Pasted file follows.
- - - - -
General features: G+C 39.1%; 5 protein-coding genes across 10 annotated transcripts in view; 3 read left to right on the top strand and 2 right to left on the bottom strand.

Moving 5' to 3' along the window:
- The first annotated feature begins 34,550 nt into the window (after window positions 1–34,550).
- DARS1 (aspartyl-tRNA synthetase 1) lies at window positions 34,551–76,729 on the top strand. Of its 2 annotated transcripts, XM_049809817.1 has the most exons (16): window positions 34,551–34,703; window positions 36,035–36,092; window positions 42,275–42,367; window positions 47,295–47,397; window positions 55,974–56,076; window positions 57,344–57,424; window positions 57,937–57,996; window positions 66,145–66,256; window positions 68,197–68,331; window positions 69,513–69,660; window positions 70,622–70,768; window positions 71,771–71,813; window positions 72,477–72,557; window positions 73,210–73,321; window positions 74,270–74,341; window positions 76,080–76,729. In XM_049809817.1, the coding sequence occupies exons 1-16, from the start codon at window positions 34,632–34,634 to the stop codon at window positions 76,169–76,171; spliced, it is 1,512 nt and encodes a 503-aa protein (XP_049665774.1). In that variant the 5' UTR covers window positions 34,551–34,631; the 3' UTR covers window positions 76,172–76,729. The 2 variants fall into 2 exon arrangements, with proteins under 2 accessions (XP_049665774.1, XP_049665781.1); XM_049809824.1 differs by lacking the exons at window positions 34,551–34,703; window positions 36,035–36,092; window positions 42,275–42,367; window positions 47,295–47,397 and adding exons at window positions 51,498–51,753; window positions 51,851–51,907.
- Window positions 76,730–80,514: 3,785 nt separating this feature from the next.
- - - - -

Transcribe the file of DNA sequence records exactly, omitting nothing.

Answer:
General features: G+C 39.1%; 5 protein-coding genes across 10 annotated transcripts in view; 3 read left to right on the top strand and 2 right to left on the bottom strand.

Moving 5' to 3' along the window:
- The first annotated feature begins 34,550 nt into the window (after window positions 1–34,550).
- DARS1 (aspartyl-tRNA synthetase 1) lies at window positions 34,551–76,729 on the top strand. Of its 2 annotated transcripts, XM_049809817.1 has the most exons (16): window positions 34,551–34,703; window positions 36,035–36,092; window positions 42,275–42,367; window positions 47,295–47,397; window positions 55,974–56,076; window positions 57,344–57,424; window positions 57,937–57,996; window positions 66,145–66,256; window positions 68,197–68,331; window positions 69,513–69,660; window positions 70,622–70,768; window positions 71,771–71,813; window positions 72,477–72,557; window positions 73,210–73,321; window positions 74,270–74,341; window positions 76,080–76,729. In XM_049809817.1, the coding sequence occupies exons 1-16, from the start codon at window positions 34,632–34,634 to the stop codon at window positions 76,169–76,171; spliced, it is 1,512 nt and encodes a 503-aa protein (XP_049665774.1). In that variant the 5' UTR covers window positions 34,551–34,631; the 3' UTR covers window positions 76,172–76,729. The 2 variants fall into 2 exon arrangements, with proteins under 2 accessions (XP_049665774.1, XP_049665781.1); XM_049809824.1 differs by lacking the exons at window positions 34,551–34,703; window positions 36,035–36,092; window positions 42,275–42,367; window positions 47,295–47,397 and adding exons at window positions 51,498–51,753; window positions 51,851–51,907.
- Window positions 76,730–80,514: 3,785 nt separating this feature from the next.